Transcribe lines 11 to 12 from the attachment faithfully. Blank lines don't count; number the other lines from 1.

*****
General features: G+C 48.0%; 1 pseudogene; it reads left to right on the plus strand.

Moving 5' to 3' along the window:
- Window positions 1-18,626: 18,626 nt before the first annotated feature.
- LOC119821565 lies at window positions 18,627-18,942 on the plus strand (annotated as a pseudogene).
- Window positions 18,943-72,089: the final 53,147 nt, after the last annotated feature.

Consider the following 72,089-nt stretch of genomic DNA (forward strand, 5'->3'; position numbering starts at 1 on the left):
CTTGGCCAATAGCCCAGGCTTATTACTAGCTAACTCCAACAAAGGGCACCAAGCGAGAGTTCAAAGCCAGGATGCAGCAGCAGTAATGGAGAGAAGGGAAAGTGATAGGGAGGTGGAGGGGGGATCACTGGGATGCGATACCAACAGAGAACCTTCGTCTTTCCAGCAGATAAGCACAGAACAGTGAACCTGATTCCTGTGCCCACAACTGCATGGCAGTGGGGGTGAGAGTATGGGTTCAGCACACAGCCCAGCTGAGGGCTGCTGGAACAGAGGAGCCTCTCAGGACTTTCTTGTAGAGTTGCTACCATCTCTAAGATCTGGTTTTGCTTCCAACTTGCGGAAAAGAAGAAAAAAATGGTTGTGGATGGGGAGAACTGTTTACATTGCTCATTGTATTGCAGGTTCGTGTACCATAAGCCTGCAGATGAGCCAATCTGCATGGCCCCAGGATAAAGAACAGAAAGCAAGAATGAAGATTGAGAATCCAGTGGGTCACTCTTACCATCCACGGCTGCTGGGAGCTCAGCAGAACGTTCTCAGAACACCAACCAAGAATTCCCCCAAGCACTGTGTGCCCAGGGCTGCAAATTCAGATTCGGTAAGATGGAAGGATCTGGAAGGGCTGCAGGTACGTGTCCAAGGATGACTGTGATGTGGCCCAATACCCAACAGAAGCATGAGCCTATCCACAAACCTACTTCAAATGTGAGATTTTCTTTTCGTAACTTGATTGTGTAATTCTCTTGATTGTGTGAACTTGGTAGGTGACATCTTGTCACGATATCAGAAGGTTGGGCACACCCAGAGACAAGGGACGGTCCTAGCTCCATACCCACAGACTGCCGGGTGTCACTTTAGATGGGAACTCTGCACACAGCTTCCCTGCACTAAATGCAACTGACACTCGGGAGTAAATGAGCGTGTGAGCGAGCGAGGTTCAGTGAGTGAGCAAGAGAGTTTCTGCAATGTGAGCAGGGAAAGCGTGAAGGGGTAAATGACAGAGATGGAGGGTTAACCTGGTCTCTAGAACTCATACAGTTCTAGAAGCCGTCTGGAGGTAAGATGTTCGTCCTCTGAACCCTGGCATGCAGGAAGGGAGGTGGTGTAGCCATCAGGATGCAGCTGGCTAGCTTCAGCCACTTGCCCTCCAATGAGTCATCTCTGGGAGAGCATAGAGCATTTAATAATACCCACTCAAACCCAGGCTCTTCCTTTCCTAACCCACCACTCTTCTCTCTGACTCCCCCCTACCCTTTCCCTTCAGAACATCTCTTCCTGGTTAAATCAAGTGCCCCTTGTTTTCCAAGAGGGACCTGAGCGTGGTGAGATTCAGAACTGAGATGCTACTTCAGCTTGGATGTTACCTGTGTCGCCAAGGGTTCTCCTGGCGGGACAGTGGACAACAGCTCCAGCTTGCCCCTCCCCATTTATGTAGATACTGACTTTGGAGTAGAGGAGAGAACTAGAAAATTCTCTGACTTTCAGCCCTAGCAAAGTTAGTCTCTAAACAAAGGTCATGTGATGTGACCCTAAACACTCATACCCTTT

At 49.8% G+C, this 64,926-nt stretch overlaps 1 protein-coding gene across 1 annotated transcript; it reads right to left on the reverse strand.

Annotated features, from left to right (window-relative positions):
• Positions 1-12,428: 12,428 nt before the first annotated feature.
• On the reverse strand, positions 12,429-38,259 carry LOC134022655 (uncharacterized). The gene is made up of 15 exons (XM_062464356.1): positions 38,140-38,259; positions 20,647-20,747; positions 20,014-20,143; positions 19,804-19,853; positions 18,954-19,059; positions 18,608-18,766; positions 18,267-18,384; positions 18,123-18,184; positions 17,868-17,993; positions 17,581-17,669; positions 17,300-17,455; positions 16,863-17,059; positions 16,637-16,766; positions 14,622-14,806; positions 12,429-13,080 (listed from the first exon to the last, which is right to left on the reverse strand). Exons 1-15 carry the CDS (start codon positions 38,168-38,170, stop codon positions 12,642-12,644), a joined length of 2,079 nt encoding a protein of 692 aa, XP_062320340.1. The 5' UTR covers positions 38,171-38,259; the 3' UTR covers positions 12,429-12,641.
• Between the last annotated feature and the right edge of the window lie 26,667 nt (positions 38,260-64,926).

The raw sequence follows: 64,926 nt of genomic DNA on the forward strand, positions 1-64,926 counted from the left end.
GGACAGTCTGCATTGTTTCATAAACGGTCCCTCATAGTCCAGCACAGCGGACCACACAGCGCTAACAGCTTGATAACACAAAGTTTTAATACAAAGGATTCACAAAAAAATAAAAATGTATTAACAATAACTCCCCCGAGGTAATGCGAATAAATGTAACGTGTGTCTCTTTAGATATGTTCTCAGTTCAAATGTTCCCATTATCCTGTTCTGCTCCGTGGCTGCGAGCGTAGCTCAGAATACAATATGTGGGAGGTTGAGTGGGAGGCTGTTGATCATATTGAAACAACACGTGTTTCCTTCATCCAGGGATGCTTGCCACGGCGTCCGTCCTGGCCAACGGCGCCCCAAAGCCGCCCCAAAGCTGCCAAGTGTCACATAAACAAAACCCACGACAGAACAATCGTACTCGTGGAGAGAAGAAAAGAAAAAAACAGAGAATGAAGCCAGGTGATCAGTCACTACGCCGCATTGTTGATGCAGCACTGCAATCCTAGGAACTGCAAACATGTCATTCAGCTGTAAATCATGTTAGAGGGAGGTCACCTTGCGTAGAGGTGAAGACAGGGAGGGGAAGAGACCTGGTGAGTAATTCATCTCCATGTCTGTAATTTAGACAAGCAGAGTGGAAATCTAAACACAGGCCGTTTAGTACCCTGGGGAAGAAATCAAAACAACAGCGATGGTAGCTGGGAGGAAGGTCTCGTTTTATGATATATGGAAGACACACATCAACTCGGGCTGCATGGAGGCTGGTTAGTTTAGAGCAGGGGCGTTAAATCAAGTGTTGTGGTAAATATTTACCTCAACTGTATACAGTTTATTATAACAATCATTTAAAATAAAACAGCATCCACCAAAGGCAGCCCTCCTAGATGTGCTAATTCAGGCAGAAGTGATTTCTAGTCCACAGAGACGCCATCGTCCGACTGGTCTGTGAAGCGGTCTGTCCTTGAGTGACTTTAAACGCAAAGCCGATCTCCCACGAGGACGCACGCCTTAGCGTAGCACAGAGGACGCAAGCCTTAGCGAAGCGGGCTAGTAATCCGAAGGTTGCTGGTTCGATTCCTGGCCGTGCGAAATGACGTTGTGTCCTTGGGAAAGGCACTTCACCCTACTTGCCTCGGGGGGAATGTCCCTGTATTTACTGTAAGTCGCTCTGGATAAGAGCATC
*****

• On the reverse strand, positions 12,429-38,259 carry LOC134022655 (uncharacterized). The gene is made up of 15 exons (XM_062464356.1): positions 38,140-38,259; positions 20,647-20,747; positions 20,014-20,143; positions 19,804-19,853; positions 18,954-19,059; positions 18,608-18,766; positions 18,267-18,384; positions 18,123-18,184; positions 17,868-17,993; positions 17,581-17,669; positions 17,300-17,455; positions 16,863-17,059; positions 16,637-16,766; positions 14,622-14,806; positions 12,429-13,080 (listed from the first exon to the last, which is right to left on the reverse strand). Exons 1-15 carry the CDS (start codon positions 38,168-38,170, stop codon positions 12,642-12,644), a joined length of 2,079 nt encoding a protein of 692 aa, XP_062320340.1. The 5' UTR covers positions 38,171-38,259; the 3' UTR covers positions 12,429-12,641.
• Between the last annotated feature and the right edge of the window lie 26,667 nt (positions 38,260-64,926).